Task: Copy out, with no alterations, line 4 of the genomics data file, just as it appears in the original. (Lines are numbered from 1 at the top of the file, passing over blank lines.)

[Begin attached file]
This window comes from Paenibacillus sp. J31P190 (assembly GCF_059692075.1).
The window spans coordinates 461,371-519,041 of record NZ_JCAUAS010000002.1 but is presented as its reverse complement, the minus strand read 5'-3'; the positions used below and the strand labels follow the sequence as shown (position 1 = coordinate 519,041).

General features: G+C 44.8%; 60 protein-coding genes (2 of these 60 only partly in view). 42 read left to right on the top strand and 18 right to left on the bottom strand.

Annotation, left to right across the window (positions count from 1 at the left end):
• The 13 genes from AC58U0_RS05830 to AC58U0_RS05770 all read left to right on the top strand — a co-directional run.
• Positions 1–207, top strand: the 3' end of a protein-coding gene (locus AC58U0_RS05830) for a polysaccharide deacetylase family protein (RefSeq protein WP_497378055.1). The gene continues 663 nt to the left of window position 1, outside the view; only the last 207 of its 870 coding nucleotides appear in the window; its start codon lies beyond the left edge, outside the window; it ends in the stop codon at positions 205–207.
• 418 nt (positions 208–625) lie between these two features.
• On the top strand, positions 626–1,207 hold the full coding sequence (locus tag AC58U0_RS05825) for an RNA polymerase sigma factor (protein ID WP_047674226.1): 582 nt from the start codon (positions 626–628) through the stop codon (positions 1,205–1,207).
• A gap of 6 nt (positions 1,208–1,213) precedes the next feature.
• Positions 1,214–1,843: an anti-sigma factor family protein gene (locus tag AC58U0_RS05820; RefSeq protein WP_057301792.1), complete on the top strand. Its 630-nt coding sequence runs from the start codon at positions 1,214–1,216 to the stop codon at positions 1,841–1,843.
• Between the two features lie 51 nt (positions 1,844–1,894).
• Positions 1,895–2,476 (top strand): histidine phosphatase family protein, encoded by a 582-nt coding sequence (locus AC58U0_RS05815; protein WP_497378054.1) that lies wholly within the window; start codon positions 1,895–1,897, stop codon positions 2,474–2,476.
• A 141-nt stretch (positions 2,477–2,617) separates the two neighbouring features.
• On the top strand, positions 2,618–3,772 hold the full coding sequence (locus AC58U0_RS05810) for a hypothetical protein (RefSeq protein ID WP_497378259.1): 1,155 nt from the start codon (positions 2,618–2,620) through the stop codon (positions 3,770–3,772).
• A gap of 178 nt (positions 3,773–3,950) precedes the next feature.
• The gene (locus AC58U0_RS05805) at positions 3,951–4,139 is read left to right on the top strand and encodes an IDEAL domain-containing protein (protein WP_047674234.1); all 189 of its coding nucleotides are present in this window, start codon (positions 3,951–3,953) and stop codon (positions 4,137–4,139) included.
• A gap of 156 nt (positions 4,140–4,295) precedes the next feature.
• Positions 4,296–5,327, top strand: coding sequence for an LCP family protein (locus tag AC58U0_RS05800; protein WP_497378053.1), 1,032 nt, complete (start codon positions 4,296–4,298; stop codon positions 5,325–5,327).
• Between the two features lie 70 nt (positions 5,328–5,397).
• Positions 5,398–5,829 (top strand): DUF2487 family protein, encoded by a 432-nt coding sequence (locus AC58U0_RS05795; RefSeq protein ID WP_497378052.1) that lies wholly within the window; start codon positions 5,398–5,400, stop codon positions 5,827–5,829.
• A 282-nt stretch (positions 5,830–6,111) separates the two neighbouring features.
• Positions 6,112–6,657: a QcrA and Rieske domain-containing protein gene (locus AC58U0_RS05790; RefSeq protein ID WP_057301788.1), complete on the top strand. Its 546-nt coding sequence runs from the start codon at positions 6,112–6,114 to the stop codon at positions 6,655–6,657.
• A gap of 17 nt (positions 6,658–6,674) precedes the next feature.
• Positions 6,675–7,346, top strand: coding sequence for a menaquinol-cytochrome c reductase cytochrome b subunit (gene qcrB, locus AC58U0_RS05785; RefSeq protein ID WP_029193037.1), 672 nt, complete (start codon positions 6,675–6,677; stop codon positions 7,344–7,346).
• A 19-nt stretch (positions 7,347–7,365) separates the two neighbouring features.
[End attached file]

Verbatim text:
Annotation, left to right across the window (positions count from 1 at the left end):